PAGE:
A privacy quantum leap: Key takeaways from the recent OAIC decision (ignore at your peril)
Data Protection & Privacy
Following a joint investigation with her UK counterpart, the Privacy Commissioner has found that Clearview AI interfered with Australians’ privacy and ordered that it stop scraping facial images and delete all its existing harvested images. This latest determination leaves no doubt as to the OAIC’s focus on collection of (and the illegality of scraping of) sensitive information from online sources. The determination and thus, this article, are also must-reads for all companies using (or thinking about) machine learning technologies.
In July 2020 the Office of the Australian Information Commissioner (OAIC) and the UK Information Commissioner’s Office (ICO) announced that they would work together to investigate Clearview AI, Inc. (Clearview AI).
Clearview AI provides a search tool that permits its users to upload an image of a person. The app then uses facial recognition technology to search its database of billions of scraped images and return other images of that person, including a link to where those images are located (sometimes with accompanying information that identifies the individual). The tool is marketed as being useful for law enforcement agencies seeking to generate ‘investigative leads’.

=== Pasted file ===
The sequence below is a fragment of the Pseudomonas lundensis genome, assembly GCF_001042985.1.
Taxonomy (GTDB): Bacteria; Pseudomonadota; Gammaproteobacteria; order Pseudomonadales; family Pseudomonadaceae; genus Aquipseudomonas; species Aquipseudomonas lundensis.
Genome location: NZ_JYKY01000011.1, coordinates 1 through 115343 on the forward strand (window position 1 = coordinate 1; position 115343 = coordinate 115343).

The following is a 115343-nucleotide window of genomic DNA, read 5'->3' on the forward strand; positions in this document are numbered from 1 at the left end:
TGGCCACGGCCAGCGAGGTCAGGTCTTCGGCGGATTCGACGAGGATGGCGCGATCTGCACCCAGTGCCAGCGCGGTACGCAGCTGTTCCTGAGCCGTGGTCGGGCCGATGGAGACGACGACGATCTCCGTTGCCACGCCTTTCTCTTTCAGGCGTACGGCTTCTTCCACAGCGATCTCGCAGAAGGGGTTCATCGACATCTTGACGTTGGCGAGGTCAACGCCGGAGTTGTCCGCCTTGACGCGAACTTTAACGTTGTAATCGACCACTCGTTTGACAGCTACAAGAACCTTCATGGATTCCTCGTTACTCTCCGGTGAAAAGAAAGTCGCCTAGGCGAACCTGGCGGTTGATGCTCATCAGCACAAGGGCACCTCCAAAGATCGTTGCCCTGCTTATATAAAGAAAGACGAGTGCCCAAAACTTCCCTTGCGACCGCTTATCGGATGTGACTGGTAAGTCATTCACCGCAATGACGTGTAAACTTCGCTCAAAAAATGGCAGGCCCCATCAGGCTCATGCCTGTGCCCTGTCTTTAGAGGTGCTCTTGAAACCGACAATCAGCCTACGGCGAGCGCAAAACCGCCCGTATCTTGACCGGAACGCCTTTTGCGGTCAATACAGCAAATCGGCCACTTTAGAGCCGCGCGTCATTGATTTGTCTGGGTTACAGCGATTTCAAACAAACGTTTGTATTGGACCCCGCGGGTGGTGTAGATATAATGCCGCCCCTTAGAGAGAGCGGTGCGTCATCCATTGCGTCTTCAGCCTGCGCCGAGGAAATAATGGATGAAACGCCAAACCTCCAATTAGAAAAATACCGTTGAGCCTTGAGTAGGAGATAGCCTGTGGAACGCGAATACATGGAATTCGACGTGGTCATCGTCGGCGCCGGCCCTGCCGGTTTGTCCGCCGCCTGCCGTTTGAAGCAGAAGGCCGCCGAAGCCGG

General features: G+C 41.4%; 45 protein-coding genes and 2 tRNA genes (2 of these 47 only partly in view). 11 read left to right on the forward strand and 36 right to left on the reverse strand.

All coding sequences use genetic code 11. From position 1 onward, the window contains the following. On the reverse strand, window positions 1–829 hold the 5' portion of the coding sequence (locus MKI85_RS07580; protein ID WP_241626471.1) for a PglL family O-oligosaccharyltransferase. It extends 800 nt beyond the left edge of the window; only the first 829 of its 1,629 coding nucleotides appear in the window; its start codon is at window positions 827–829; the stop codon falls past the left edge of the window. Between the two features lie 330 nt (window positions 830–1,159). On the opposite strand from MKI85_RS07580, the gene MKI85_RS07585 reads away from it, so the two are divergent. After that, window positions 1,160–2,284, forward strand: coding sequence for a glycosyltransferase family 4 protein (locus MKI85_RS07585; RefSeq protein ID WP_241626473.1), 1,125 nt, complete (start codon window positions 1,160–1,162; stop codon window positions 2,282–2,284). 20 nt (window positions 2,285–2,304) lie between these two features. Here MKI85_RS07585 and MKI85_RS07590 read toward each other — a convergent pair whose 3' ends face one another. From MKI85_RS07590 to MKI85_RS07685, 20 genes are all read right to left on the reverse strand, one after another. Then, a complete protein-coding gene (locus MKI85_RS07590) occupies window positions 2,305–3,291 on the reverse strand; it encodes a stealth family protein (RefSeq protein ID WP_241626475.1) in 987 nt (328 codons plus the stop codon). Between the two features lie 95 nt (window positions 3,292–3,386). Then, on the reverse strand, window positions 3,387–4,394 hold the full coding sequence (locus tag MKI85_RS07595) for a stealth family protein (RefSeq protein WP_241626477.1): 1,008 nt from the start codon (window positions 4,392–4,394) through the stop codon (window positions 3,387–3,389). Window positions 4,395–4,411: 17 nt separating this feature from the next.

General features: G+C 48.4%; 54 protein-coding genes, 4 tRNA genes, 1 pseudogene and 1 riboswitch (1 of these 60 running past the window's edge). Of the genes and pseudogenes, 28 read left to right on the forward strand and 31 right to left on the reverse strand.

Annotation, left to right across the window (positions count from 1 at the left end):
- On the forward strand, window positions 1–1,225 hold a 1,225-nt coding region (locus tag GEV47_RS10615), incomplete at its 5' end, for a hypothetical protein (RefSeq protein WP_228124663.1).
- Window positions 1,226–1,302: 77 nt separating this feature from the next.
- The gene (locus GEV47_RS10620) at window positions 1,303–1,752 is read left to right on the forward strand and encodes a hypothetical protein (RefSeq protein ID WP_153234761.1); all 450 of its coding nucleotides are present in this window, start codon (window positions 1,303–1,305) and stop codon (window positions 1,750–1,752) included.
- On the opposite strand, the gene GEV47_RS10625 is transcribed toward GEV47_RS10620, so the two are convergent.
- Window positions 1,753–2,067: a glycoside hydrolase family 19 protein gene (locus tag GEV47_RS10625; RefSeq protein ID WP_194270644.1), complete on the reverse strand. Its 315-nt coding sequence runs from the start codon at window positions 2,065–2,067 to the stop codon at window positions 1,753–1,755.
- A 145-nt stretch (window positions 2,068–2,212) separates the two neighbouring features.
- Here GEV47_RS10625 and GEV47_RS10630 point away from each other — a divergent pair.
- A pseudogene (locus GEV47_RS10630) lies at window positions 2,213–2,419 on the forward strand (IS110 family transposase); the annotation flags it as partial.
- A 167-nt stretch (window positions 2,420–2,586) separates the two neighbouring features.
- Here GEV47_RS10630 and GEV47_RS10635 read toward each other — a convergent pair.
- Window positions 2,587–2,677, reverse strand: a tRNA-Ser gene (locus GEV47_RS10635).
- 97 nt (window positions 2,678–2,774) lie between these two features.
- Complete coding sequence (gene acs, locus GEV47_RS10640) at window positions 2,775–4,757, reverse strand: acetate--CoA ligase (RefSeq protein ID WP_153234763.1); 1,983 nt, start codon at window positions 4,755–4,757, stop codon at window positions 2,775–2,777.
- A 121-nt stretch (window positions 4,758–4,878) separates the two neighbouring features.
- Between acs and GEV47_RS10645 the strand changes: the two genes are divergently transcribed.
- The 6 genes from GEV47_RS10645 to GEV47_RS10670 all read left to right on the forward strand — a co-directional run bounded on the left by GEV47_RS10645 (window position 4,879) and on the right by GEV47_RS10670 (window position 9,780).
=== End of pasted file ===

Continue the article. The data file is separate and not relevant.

The OAIC announced the conclusion of the investigation on Wednesday, 3 November 2021, publishing its determination (Determination) that Clearview AI breached the Privacy Act 1988 (Cth) (Privacy Act) by:
The OAIC has ordered Clearview AI to stop scraping facial images of Australians from the web and to delete the images of Australians that it currently holds. The ICO is separately considering its next steps.
As covered in our recent privacy refresher, APP 3.3 generally prohibits the collection of sensitive information about an individual without their consent. The sensitive information must also be reasonably necessary for one or more ‘functions or activities’.
Clearview AI collected personal information from publicly available sources. While a commonly held belief, information available online is not there for the taking; the Privacy Act collection requirements still apply. Collection of personal information from publicly available sources (including by automated means, as with scraping) is still collection of personal information and the APPs apply. As such, scraping individuals’ sensitive information, including biometric information, therefore requires their informed consent.